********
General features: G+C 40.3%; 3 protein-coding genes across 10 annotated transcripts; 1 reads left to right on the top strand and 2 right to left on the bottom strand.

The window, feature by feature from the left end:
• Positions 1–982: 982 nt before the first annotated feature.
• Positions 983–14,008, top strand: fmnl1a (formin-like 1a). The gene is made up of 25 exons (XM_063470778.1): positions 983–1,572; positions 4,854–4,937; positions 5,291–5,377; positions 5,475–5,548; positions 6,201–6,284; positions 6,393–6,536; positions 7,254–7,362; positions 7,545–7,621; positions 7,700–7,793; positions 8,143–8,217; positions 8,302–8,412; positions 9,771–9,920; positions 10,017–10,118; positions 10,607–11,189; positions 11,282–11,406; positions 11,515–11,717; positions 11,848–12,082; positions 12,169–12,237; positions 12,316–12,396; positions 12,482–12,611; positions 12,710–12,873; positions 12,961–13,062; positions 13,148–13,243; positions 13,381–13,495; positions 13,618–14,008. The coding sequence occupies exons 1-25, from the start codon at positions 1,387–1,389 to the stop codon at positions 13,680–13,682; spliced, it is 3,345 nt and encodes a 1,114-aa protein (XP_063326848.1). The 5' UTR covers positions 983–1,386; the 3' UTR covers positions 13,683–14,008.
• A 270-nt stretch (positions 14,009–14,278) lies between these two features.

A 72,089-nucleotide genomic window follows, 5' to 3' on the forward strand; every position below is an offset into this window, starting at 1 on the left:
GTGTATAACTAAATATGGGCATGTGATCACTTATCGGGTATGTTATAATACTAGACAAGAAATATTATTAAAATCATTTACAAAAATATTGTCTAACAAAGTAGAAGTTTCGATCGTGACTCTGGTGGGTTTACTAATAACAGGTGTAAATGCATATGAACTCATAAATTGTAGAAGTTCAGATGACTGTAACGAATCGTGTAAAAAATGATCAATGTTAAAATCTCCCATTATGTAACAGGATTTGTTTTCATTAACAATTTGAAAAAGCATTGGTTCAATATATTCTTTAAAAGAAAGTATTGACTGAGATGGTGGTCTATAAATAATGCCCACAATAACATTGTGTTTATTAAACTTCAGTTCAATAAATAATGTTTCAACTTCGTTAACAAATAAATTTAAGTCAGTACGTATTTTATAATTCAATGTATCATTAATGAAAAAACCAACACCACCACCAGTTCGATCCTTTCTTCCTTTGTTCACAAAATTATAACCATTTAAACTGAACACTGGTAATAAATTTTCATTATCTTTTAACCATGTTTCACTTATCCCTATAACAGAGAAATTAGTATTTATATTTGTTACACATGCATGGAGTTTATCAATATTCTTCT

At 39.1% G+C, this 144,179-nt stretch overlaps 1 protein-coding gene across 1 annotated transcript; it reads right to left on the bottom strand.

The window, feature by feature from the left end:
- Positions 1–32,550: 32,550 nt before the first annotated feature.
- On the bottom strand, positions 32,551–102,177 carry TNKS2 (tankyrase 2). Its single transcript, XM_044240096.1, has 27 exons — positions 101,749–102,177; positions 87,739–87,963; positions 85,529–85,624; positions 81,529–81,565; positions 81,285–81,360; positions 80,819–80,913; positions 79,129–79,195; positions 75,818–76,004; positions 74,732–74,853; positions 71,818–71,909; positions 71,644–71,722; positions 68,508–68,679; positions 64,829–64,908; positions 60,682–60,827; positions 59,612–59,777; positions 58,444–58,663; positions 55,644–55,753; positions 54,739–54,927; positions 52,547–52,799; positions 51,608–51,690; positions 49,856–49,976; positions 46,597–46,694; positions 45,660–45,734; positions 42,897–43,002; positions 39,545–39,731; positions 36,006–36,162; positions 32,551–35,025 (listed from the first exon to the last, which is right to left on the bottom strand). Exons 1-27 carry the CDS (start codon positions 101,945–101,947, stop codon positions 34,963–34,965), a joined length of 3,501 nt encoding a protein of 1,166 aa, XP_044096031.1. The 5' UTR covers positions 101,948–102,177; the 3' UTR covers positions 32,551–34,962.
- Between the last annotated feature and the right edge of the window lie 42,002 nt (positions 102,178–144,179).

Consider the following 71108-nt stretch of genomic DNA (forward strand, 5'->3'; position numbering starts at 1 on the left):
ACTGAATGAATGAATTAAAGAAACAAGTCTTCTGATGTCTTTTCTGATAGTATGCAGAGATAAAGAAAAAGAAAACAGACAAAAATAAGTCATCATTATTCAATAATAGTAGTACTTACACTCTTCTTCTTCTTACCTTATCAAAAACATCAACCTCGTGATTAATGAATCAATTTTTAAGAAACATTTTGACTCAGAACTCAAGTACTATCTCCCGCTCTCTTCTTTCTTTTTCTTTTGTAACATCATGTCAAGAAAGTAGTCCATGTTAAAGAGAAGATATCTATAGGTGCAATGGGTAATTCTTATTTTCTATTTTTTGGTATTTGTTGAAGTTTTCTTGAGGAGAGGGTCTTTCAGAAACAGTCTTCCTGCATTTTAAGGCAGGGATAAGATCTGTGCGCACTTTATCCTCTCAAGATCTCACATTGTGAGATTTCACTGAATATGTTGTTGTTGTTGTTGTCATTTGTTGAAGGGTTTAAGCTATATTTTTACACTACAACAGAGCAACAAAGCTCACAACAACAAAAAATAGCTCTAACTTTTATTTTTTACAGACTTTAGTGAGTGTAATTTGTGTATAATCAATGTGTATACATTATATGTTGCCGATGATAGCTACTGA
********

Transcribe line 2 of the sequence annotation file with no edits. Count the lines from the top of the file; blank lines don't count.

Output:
The window, feature by feature from the left end: